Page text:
You know I’m all about metrics and measures.  One of the things that made entering the CX profession so attractive to me was that this is a field of study that’s not only based in numbers, it’s starving for people who have an affinity for measuring.  CX is a study that’s founded on measuring…from survey results to Customer habits and attitudes to top-level improvements in your CX KPIs, numbers are all around us.

One topic of confusion I’ve seen a lot over my time is in regard to lead versus lag measures.  Everybody’s got their own opinions and there doesn’t seem to be a textbook answer to what’s what, so take this as simply my theory and how I approach what’s meant when we speak of such things.

Lag measures are just another term for KPIs or output measures.  These are those top-line, on-the-dashboard, am-I-getting-fired-or-promoted figures.  Think revenues or market share, sales, etc.  In the CX world, we’ll discuss things like Net Promoter System (NPS) score, Customer satisfaction (C-SAT), and perhaps Customer Effort Score (CES).  These are the numbers that, at least within a discipline, are the end-goals; what we’re shooting for (even if they’re not necessarily considered the Über alles metrics for your larger organization).  Usually they come straight from your Customers.  I think this concept is the most straightforward.

Complementarily, in my opinion, a lead measure requires three characteristics:

One, it has to be up-stream from the lag measure.  Simply put, it can’t be the end-all top-line metric.  Sure, you can have goals for your lead measures, and definitely you want to see them go in a particular direction, but it’s not likely the stuff you’ll show to your CEO or shareholders, other than in the context of, and supporting a deeper-dive into, those actual lag, or output measures and KPIs.  Again, this is simply definitional:  of course, lead measures come first, which is to say, before the lag measures.  But there’s more to it:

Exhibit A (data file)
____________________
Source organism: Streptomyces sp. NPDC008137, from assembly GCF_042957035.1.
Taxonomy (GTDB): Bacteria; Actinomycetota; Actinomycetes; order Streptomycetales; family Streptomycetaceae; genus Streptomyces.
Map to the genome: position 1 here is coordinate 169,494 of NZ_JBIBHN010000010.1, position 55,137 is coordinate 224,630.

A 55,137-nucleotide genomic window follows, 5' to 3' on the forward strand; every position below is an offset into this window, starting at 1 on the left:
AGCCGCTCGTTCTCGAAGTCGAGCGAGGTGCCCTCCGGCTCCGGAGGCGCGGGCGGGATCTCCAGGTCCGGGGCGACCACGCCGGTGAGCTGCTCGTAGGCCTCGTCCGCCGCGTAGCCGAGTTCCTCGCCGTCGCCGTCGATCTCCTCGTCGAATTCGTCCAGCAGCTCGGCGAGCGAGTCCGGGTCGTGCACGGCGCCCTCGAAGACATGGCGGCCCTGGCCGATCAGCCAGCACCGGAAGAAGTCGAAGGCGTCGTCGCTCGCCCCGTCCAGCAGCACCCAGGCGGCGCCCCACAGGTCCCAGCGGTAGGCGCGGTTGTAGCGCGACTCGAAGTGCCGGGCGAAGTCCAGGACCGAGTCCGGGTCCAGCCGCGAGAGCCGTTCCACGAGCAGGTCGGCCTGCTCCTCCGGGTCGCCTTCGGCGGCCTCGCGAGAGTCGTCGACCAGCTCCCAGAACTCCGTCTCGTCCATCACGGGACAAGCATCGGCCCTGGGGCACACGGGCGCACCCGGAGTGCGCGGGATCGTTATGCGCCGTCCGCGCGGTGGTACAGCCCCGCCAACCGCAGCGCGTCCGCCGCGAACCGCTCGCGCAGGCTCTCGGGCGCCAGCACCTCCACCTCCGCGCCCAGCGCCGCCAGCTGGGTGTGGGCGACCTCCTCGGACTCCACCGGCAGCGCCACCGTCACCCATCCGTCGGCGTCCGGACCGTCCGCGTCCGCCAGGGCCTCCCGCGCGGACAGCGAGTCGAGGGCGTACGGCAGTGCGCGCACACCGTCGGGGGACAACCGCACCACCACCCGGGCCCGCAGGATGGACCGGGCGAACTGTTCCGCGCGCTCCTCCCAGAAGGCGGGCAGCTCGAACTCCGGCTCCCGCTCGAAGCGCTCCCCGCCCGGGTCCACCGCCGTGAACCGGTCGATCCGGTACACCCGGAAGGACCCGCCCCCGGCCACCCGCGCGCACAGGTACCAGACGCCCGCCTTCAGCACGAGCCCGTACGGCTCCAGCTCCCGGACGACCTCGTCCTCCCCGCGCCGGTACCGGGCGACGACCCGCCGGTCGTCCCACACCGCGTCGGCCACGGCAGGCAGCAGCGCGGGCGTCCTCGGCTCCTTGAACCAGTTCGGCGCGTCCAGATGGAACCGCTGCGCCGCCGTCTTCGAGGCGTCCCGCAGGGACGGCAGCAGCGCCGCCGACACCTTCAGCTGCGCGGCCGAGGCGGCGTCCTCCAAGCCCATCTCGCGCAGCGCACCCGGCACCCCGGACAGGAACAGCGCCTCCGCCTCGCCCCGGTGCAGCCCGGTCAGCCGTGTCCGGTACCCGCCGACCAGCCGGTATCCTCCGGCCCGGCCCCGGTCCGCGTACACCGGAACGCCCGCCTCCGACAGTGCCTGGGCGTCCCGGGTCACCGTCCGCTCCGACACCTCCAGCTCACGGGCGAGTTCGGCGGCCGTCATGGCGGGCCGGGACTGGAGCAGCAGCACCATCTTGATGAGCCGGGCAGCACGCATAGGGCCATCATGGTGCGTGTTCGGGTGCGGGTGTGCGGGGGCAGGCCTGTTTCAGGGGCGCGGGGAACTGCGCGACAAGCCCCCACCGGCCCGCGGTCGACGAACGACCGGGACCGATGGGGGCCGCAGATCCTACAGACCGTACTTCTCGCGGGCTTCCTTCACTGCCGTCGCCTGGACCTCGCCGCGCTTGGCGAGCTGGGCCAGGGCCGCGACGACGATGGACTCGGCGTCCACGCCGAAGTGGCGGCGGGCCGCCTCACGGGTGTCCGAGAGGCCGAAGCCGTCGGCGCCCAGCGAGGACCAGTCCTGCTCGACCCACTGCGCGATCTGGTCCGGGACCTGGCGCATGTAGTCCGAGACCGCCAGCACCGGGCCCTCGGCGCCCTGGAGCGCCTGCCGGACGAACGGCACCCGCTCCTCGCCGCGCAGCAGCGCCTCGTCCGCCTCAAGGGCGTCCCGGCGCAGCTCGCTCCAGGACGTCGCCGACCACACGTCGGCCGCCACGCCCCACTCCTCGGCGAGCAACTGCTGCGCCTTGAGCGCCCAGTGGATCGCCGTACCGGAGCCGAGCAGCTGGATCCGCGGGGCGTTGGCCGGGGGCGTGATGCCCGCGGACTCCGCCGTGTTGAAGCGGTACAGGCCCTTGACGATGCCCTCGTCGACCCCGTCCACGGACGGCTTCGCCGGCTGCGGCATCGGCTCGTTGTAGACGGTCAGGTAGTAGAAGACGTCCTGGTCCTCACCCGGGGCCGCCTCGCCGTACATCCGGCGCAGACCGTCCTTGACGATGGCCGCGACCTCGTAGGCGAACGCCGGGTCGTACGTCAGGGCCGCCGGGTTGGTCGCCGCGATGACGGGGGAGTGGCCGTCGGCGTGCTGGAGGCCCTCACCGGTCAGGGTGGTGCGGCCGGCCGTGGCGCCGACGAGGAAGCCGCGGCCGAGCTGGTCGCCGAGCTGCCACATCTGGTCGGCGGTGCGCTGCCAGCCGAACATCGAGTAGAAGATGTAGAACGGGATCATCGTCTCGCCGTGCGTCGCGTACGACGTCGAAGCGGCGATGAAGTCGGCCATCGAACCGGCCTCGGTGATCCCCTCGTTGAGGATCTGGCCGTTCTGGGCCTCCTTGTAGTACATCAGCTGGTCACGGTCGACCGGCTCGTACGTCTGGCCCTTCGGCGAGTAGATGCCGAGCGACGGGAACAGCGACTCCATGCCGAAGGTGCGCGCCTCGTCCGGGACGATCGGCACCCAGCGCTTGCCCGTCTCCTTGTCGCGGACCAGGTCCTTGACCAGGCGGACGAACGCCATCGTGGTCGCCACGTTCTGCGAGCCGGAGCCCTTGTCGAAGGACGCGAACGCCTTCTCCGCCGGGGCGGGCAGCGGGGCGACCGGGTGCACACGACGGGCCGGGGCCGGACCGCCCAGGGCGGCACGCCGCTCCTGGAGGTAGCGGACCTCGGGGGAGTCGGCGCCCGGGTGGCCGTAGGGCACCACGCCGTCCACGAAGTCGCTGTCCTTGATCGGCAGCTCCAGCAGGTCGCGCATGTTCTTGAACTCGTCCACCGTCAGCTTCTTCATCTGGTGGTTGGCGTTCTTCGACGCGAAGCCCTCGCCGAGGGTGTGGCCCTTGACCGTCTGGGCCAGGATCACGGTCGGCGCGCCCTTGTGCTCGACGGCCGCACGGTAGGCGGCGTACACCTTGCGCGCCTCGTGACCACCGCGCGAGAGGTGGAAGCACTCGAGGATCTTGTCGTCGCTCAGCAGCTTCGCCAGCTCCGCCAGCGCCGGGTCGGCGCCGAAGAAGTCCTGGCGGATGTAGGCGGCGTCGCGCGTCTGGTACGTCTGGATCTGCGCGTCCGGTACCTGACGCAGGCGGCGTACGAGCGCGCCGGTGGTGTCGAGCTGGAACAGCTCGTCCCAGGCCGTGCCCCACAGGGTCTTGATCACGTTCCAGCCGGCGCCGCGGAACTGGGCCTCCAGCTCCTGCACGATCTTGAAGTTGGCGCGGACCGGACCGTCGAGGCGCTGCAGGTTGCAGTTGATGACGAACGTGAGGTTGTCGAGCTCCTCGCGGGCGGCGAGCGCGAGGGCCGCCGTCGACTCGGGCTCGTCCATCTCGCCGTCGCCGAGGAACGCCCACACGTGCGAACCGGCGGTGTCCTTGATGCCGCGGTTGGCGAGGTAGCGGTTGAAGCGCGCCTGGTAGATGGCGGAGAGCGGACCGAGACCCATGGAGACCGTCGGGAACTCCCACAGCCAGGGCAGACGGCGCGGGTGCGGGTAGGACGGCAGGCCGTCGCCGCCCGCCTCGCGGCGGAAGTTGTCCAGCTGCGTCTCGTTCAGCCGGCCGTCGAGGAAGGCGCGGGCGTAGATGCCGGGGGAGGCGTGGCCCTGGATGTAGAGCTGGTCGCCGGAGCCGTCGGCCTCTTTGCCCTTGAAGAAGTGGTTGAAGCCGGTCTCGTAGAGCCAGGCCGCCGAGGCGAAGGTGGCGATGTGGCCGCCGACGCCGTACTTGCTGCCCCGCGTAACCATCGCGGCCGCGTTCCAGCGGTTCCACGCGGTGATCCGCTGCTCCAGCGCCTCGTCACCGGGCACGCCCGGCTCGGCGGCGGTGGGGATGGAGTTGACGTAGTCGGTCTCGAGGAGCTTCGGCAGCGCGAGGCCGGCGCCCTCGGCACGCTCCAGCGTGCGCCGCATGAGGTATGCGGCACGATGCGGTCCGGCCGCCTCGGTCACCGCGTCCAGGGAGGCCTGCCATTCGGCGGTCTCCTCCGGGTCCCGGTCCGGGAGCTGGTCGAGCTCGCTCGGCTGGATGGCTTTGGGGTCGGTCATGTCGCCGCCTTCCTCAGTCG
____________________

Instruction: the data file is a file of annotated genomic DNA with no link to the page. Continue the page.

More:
Secondly, these lead measures have to have some reliably predictive characteristic.  They needn’t be perfectly correlated (and of course, we have to avoid the conflation of correlation with causation), but they really don’t serve much good in their purpose of leading if we can’t look at a set of lead measures and get some reliable idea of what our lag measure will look like.  It’s even better if such lead measures can be seen to move temporally before the lag measure does (this is where the terms ‘lead’ and ‘lag’ come from anyway), which is to say, there’s still an opportunity to course-correct when necessary before bad lead measures turn into bad lag measures.  Which leads us to the third, most controversial—for some reason—aspect:

Finally, a true lead metric is one that we can directly impact.  You have to be able to explicitly make your lead measure something, not that its level is something that comes as a result of something else (that ‘something else’ is the actual lead measure).  I have seen many clients (and bosses, in fact!) completely vexed when I challenge their alleged “lead” measures by inquiring of the measure, “so what is that set to?”  The response is often an output:  “Well, we’re seeing 84% on that survey result”…as if a survey result is a leading measure.  But it lacks this specific and vital quality of being controllable.